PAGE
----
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Blood types

3-minute read

Your blood type, also known as your blood group, is decided by the genes you inherit from your parents.

What are blood types?

Your blood type is determined by antibodies – proteins in your blood that search out foreign substances, such as germs – and by proteins found on the surface of the red blood cells.

Being given the wrong type of blood can be very dangerous. If you receive blood with the wrong sort of antigens, your body’s immune system could attack it. It is also possible for a mother and her baby to have incompatible blood types, and this will need treatment while the mother is pregnant.

If you need a blood transfusion and you don’t know your blood type, or your blood type isn’t available, then there are other blood types that can be safely given to anyone.

The different blood types

There are four different types of blood – A, B, AB and O. These names indicate whether your blood’s red cells carry the A antigen, the B antigen, both A and B antigens, or neither antigen.

Each of the 4 blood groups can be classified as either Rhesus positive or Rhesus negative. The Rhesus system looks at different antigens on the surface of the red blood cells. If you have an antigen called the RhD antigen, you are Rhesus positive, and if you don’t you are Rhesus negative. More than 4 out of 5 Australians are Rh positive.

The most common blood type in Australia is O positive and the least common is AB negative.

The table below lists each of the blood types, including how common they are across the Australian population.

Blood type How many Australians have it About this blood type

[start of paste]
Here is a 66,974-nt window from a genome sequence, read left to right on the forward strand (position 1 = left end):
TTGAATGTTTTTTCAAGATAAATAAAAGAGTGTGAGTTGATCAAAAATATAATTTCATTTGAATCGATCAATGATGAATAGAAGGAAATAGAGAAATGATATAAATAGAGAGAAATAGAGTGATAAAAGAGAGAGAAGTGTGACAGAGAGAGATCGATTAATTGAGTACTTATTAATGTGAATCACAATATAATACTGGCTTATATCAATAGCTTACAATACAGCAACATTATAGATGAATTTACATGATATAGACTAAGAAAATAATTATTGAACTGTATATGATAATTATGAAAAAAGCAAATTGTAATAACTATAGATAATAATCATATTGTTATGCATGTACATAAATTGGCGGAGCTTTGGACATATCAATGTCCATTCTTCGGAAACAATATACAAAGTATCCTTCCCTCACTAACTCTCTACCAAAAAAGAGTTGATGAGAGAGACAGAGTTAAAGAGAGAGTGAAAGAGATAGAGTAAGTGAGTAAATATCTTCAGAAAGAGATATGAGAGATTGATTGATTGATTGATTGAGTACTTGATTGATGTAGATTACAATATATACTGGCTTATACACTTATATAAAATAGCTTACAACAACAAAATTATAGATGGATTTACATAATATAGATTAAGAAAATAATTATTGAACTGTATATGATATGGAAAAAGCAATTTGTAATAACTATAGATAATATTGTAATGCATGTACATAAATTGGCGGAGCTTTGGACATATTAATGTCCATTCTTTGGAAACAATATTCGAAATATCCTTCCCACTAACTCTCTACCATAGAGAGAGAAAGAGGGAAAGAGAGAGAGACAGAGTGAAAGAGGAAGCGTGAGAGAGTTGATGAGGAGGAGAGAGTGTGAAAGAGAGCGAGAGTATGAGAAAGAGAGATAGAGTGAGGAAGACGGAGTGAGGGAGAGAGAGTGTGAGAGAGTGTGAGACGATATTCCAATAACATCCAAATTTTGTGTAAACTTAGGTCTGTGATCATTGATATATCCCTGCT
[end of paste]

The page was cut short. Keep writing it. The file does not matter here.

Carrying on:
O+ 40% This is the most common blood type.
O- 9% O- can be safely given to any patient, regardless of their blood type.
A+ 31% Type A platelets (a component of blood that is important for clotting) can be safely given to any patient.
A- 7%
B+ 8% Type B is more common in South Asian and black communities.
B- 2%
AB+ 2%
AB- 1% This is the rarest blood type.

 

What if I need a blood transfusion?

People may need a blood transfusion if they lose a lot of blood; their blood is low in certain components such as red cells, platelets or plasma; because they have a medical condition such as cancer, anaemia or a bleeding disorder; or because they are having surgery.

If you need a transfusion, you will receive blood that has been collected by the Australian Red Cross Lifeblood from voluntary donors. All blood is rigorously checked for infections such as HIV and hepatitis. You will also have careful identification checks before the transfusion to make sure you receive the right blood type.

Receiving the wrong blood type in a transfusion is extremely rare. If you did get the wrong blood type, you could have a serious reaction. This could be life threatening so you would need treatment quickly.

Why donating blood is important

Donated blood can be turned into different medical treatments, depending on which blood type you have. For example, whole blood from type A, type O positive and type O negative is always needed. People with type AB or type B can donate plasma, which is vital for patients with injury, severe burns or blood diseases.

Donating blood can save someone else’s life. To find out if you’re eligible, and to learn more, visit the Australian Red Cross Lifeblood website or call 13 14 95.

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Last reviewed: November 2017


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